Reception for the game was very positive. Sources such as IGN and GameZone would declare it as better overall than the original,[9][10] which was also very well received. Destructoid praised the game's humor, innovative gameplay, and "mini-game" style levels spread throughout the game were also held in high regard as a welcome change from the linear gameplay common at the time.[11] NintendoLife gave the game a 7 out of 10, due to mixed reactions on various different gameplay mechanics.[6] Reviewing the Genesis version, one reviewer for Electronic Gaming Monthly disapproved of the game, remarking "where the first had technique, this one just gets cheap", but the remaining three declared it a worthy sequel. They commented that it retains the same great gameplay of the original while adding excellent new weapons and levels "which are even crazier than before". They gave it a score of 7.875 out of 10.[12] Reviewers for GamePro gave rave reviews for both the Genesis and Super Nintendo versions. They noted that the basic gameplay and premise are unchanged from the first game, but highly praised the new level designs, diverse soundtrack, and improved animations for the title character, with one of the reviewers concluding that "Earthworm Jim 2 manages to exceed the lofty standards of the first game."[13][14] Sega Saturn Magazine (previously Sega Magazine) gave the Genesis version a 94%, citing the variety of gameplay styles with "every one, in every way, sickeningly well implemented."[15]

While the Sega Genesis and Super Nintendo versions were generally held in high regard, some of the other versions were more poorly received. The PlayStation port, which contained the same content as the original releases, received a poor review "3/10" score from Computer and Video Games, due to there being no significant improvements despite the obviously more powerful hardware of the PlayStation.[16] Similarly, Sega Saturn Magazine described Earthworm Jim 2 as an excellent game but derided the lack of advancements in the Saturn version, and summarized it as "A great game - a year ago. On a different console."[17]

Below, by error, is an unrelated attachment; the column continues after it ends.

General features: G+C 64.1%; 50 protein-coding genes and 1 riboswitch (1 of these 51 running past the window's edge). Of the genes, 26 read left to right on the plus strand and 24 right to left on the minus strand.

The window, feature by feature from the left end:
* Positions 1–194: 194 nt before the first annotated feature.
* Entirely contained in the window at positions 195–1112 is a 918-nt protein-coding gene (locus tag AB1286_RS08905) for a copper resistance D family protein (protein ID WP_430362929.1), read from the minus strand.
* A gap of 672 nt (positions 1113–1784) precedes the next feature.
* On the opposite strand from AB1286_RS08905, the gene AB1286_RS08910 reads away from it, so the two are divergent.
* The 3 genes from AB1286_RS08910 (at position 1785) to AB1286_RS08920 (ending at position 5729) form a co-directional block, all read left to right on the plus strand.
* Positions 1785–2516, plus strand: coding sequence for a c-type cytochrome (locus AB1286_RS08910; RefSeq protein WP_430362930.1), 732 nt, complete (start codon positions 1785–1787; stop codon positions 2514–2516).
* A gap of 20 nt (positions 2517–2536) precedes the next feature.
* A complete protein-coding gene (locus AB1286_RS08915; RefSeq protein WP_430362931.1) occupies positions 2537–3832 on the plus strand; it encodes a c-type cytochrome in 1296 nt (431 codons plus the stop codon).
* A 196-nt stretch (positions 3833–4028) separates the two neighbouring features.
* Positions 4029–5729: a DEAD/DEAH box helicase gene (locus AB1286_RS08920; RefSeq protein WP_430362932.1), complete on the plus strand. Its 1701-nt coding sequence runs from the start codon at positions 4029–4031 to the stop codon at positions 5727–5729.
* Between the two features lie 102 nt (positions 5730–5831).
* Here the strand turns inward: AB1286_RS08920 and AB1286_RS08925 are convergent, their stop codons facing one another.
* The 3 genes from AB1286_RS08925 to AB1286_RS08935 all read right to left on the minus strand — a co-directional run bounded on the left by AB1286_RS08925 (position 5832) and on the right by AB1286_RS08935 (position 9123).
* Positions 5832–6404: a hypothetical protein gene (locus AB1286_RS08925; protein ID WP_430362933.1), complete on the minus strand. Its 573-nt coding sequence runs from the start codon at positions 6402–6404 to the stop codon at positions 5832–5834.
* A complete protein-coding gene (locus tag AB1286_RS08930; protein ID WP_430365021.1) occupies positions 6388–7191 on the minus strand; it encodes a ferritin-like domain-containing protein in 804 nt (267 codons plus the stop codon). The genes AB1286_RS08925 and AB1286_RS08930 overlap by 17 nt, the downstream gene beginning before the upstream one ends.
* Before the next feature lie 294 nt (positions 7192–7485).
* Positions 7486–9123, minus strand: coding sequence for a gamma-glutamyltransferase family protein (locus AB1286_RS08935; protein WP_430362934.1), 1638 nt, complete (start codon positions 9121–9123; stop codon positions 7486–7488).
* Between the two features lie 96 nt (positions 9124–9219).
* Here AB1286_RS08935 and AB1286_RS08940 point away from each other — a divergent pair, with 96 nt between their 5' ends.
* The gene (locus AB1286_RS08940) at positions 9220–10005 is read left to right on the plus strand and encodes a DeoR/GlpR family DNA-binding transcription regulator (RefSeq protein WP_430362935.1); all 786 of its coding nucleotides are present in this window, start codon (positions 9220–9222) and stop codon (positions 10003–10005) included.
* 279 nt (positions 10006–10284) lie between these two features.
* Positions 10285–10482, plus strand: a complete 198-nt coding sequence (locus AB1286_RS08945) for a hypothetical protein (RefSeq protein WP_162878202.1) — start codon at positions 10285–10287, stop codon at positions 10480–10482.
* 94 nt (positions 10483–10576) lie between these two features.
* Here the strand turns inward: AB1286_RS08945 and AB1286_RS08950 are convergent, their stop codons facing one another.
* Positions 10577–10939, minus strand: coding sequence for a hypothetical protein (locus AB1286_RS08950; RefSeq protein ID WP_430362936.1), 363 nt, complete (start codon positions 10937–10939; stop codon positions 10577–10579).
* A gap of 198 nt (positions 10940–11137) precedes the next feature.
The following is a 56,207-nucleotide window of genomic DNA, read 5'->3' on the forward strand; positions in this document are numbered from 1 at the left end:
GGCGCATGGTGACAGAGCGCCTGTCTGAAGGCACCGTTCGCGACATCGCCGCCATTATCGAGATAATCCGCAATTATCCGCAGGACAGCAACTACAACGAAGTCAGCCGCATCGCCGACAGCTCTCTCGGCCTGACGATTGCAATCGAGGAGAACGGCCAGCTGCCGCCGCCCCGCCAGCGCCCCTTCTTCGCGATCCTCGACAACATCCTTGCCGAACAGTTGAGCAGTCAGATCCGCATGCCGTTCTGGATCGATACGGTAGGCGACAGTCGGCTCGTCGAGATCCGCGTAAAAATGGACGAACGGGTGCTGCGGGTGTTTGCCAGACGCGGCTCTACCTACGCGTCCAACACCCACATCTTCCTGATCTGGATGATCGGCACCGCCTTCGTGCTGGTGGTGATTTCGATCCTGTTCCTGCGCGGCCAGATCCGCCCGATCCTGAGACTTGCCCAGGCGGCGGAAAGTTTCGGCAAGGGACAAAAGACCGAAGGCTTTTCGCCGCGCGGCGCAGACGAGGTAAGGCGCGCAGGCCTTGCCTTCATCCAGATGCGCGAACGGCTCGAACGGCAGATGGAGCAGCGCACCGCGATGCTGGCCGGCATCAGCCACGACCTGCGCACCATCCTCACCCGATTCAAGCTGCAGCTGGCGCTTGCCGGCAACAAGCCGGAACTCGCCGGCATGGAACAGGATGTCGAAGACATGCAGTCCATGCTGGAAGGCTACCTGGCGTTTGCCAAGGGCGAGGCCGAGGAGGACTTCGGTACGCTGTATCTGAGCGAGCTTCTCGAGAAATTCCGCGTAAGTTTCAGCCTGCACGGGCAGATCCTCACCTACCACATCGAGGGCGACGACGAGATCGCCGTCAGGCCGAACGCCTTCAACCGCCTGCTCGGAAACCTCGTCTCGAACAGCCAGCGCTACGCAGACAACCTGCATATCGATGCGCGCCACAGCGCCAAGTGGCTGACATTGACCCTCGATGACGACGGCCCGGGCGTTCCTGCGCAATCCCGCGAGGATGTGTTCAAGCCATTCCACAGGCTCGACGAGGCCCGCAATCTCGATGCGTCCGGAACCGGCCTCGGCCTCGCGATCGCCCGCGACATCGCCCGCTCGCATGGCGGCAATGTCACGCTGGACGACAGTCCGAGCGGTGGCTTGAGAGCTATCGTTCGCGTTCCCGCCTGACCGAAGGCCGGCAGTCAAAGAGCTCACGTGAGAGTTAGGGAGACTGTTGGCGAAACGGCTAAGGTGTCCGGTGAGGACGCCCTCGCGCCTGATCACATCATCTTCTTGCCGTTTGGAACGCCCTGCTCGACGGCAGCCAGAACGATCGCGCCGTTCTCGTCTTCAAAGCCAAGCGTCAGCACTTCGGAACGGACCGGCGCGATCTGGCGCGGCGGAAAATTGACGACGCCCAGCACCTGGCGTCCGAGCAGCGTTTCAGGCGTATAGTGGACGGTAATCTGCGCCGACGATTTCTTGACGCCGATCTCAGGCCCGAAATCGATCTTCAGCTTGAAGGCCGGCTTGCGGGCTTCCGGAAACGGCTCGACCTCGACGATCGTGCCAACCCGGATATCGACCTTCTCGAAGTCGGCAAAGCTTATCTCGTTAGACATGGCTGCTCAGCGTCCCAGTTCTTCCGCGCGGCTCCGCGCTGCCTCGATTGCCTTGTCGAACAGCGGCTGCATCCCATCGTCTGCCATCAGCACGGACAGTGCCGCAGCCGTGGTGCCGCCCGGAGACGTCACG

The 2002 Game Boy Advance release was panned by critics as well, but this time due to the game having an "unfinished" game engine, glitched graphics, and an unpredictable save system. IGN gave the port 4/10, stating that "the action tends to slow down in the most unlikely locations ...and the gameplay's inconsistent...load a game where you instantly die for no apparent reason".[18] Gamespot felt similarly, giving the GBA port a 2.0, and calling it "unplayable".[19]


The Earthworm Jim series would receive future sequels, mainly Earthworm Jim 3D and Earthworm Jim: Menace 2 the Galaxy, but they would be developed with completely different developers, contain vastly different gameplay and style, and receive generally negative reception.[20]


  1. ^ "11 New Downloads Blast Their Way to Nintendo Systems". Nintendo of America. 14 December 2009. Retrieved 14 December 2009. 
  2. ^ "Cows Will Launch on the Virtual Console This Year". IGN. Retrieved 2008-04-22. 
  3. ^ "Earthworm Jim 2 for GEN - Earthworm Jim 2 Genesis - Earthworm Jim 2 GEN Game". Retrieved 2010-04-27. 
  4. ^ Williamson, Colin. "Earthworm Jim 2 - Overview - allgame". Retrieved 2010-04-27. 
  5. ^ "Nintendo Review: Earthworm Jim 2". Official Nintendo Magazine. Retrieved 2012-07-30. 
  6. ^ a b c d e "Earthworm Jim 2 (Wii Virtual Console / Mega Drive) Review - Nintendo Life". 2009-12-04. Retrieved 2012-07-30. 
  7. ^ a b c d e f g h i j k l m "Earthworm Jim". Hardcore Gaming 101. Retrieved 2012-07-30. 
  8. ^ Marriott, Scott Alan. "Earthworm Jim 2 - Review - allgame". Retrieved 2010-04-27. 
  9. ^ Intergi Entertainment. "Earthworm Jim Sega Genesis / Super Nintendo Entertainment... | News". GameZone. Retrieved 2012-07-30. 
  10. ^ var authorId = "47607874" by Lucas M. Thomas. "Earthworm Jim Review - Wii Review at IGN". Retrieved 2012-07-30. 
  11. ^ Burch, Anthony (2007-08-29). "Destructoid - Games time forgot: Earthworm Jim 2". Retrieved 2010-04-29. 
  12. ^ "Review Crew: Earthworm Jim 2". Electronic Gaming Monthly (Ziff Davis) (76): 42. November 1995. 
  13. ^ "ProReview: Earthworm Jim 2". GamePro (IDG) (86): 74–75. November 1995. 
  14. ^ "ProReview: Earthworm Jim 2". GamePro (IDG) (87): 96–97. December 1995. 
  15. ^ Swan, Angus (December 1995). "Review: Earthworm Jim 2". Sega Saturn Magazine (2) (Emap International Limited). p. 89. 
  16. ^ Fulljames, Stephen (2004-06-27). "Review: Earthworm Jim 2 Review -". Retrieved 2010-04-29. 
  17. ^ "Review: Earthworm Jim 2". Sega Saturn Magazine (13) (Emap International Limited). November 1996. pp. 72–73.  |first1= missing |last1= in Authors list (help)
  18. ^ Harris, Craig (2002-06-18). "Earthworm Jim 2 - Game Boy Advance Review at IGN". Retrieved 2010-04-29. 
  19. ^ July 1, 2002 6:45PM PDT (2002-05-31). "Earthworm Jim 2 Review". Retrieved 2012-07-30. 
  20. ^ "Earthworm Jim 3D - N64". GameRankings. Retrieved 2008-04-23.